Philippines files UN case challenging China's claims in South China Sea
Manila presses case before arbitration tribunal challenging China over resource-rich waters in South China Sea, but Beijing will not take part
Agence France-Presse in Manila
The Philippines has filed a case in the UN challenging Beijing's claim to most of the South China Sea, a day after a dramatic stand-off with China's coastguard.
Philippine Foreign Secretary Albert del Rosario yesterday announced the filing of the plea before the UN arbitration tribunal despite Chinese warnings of a fallout in bilateral relations. This comes days after President Xi Jinping compared China to an "awakened lion". Xi's use of the lion metaphor in a speech in Paris to commemorate the 50th anniversary of diplomatic relations with France was seen by analysts as a desire for more assertive foreign policy.
Del Rosario said Manila had asked the UN tribunal to declare China's claims over the strategic and resource-rich waters as a violation of international law. "It is about defending what is legitimately ours. It is about securing our children's future. It is about guaranteeing freedom of navigation for all nations," he said.
China's claims over the South China Sea, believed to harbour vast oil and gas reserves, overlap those of the Philippines as well as Brunei, Malaysia, Vietnam and Taiwan.
The Philippines announced last year that it would ask the UN to declare China's claims illegal under the UN Convention on the Law of the Sea. The filing beats a March 30 deadline set by the International Tribunal for the Law of the Sea.
Chief Philippine government lawyer Francis Jardeleza said he expected the tribunal, based in the German city of Hamburg, to advise both parties on the next steps. He did not know when a ruling would be made.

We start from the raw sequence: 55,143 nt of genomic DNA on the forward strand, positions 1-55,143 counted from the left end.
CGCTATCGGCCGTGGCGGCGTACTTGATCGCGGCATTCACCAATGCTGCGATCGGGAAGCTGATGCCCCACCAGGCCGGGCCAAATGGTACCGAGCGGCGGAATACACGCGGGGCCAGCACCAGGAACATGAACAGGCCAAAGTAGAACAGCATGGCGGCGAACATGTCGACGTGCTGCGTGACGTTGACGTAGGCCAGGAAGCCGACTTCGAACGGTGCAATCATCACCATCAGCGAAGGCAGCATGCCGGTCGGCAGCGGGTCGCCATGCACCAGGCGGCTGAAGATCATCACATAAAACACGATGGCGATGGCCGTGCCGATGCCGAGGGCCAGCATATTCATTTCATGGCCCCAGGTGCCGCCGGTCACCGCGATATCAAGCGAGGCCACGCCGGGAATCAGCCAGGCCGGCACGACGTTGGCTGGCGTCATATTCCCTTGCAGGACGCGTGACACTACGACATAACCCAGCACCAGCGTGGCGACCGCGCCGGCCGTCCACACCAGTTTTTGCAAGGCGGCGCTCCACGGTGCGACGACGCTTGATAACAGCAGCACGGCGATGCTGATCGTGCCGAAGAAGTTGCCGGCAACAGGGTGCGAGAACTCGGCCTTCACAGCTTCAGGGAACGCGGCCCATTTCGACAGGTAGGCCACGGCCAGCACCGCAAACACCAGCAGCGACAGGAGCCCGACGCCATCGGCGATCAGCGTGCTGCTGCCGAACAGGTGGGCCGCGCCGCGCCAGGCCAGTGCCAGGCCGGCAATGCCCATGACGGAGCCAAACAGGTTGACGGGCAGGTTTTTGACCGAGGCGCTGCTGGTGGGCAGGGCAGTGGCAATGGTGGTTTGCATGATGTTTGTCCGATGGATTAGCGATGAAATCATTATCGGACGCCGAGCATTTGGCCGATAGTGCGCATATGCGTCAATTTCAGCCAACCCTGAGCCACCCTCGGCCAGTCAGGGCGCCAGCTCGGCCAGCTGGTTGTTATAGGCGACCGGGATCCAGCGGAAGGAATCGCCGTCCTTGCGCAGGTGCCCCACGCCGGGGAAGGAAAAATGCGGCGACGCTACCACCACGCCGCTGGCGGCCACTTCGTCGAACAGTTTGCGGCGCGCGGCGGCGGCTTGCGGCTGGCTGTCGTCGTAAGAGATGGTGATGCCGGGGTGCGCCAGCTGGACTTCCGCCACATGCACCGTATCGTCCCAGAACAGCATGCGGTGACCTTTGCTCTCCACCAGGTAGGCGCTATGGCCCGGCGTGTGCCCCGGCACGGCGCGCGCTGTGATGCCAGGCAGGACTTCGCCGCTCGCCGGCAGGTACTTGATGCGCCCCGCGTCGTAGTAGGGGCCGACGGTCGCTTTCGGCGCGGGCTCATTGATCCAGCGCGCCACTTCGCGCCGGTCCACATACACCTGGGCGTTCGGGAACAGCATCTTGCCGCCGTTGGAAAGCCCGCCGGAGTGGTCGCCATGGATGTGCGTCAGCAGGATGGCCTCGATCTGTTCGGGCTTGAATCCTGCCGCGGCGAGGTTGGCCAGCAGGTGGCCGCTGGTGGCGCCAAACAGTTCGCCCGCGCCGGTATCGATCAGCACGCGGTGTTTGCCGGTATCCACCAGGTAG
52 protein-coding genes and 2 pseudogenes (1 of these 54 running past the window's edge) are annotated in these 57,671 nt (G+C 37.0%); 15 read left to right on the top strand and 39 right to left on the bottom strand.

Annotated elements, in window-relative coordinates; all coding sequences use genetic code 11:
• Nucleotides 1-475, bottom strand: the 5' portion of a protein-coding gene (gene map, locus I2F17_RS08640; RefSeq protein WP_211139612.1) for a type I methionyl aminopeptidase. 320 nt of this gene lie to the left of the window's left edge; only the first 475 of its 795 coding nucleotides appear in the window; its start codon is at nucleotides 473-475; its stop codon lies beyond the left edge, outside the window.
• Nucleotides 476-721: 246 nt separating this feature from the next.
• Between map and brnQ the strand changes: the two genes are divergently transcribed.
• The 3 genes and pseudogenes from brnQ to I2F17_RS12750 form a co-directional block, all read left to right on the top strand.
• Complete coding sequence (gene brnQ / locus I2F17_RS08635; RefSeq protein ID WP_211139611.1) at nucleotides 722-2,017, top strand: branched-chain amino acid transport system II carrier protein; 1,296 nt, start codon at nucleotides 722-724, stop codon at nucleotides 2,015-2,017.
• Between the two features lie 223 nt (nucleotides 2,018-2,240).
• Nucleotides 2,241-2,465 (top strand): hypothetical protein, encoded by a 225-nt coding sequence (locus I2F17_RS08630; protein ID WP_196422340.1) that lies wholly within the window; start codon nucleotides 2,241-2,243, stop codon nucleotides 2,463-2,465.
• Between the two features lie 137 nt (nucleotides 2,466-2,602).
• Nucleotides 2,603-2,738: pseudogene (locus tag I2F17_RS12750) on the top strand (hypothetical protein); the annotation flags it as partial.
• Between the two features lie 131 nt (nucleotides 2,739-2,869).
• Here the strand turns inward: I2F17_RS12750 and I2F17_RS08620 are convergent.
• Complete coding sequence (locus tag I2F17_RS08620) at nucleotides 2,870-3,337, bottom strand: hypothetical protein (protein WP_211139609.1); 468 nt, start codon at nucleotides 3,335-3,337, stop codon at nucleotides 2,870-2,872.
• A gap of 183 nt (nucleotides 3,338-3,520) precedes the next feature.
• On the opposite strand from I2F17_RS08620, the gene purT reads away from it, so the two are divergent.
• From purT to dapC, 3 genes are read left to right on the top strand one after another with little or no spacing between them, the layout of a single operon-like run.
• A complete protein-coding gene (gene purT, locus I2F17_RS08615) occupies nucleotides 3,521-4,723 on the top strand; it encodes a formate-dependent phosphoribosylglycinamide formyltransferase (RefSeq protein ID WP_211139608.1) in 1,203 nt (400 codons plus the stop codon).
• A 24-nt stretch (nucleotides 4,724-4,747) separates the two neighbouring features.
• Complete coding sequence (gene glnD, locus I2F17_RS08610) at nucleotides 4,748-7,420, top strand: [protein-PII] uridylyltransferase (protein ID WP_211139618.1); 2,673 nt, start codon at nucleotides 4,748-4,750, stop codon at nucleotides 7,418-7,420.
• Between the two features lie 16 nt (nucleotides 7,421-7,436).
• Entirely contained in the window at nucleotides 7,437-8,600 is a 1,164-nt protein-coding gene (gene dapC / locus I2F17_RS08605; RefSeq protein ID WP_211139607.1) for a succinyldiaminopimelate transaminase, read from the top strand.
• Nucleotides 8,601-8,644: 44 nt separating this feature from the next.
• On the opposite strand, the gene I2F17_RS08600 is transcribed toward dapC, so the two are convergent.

China has refused to take part in the arbitration with foreign ministry spokesman Hong Lei last week warning that bilateral relations would suffer if the Philippines pursued the appeal.
"The case could further heighten tensions and prompt China to move to shoals claimed by the Philippines," said Ramon Casiple, executive director of the Institute for Political and Electoral Reform in Manila. "Other claimants such as Vietnam, Brunei and Malaysia are watching how this case will play out."
Manila has argued that China's claims cover areas as far as 1,611 kilometres from the nearest Chinese coast and interfere with the Philippines' exercising of its rights to its continental shelf.
The Philippine filing came a day after a Filipino supply vessel slipped past a blockade of Chinese coastguard vessels to deliver supplies to, and rotate troops from, a remote and disputed South China Sea reef. A small number of Filipino soldiers are stationed on a navy vessel that was grounded on Second Thomas Shoal in 1999 to assert the Philippines' sovereignty.
Additional reporting by Bloomberg